The question for serious peace organizers, and the huge bloc of peace voters who helped elect Obama in 2008, is whether this will look like a gradual withdrawal or yet another quagmire. Will Obama be able to campaign on a platform of ending two wars or stumbling into two quagmires?
A think tank might provoke serious questioning in the Beltway, but only a mobilized peace movement can force the issues at basic precinct levels. The study group has a blueprint for de-escalation, but no map from here to there. It is not a substitute for an active peace movement.
There is a further problem with the insider strategy. It rests on powerful pragmatic reasoning - that the war is unwinnable and unaffordable [$100 billion per year to eradicate 20 or 30 Al Qaeda leaders in a country whose GDP is only $14 billion per annum]. But the report does not excoriate the US for fostering a regime of blatant corruption. It says little of civilian casualties. It is as if the war and occupation might be worthwhile if only they were cheap and winnable.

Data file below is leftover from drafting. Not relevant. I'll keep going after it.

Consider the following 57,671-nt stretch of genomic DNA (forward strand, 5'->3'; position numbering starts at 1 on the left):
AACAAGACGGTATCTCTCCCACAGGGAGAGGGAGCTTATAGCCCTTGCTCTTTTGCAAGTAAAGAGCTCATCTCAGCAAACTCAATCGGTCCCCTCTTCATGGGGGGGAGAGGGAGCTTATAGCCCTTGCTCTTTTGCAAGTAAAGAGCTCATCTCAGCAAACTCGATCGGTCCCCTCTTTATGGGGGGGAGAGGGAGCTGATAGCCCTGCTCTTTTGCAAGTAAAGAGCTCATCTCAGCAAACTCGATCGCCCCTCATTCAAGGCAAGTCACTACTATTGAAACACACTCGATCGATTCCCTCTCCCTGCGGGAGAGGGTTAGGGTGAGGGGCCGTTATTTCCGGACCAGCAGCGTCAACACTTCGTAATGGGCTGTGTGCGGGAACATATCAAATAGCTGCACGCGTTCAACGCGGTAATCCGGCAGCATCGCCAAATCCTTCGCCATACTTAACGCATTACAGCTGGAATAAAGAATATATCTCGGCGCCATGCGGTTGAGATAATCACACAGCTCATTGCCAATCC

The danger in this focus on making the effective argument is that it diminishes any moral awareness of the slaughter that we have participated in causing and by which the rest of the world judges us. For example, the media and most Americans believe the 2007 Iraq surge "worked" without any knowledge of the mass assassinations described, at least briefly, in Bob Woodward's final book on the Bush years.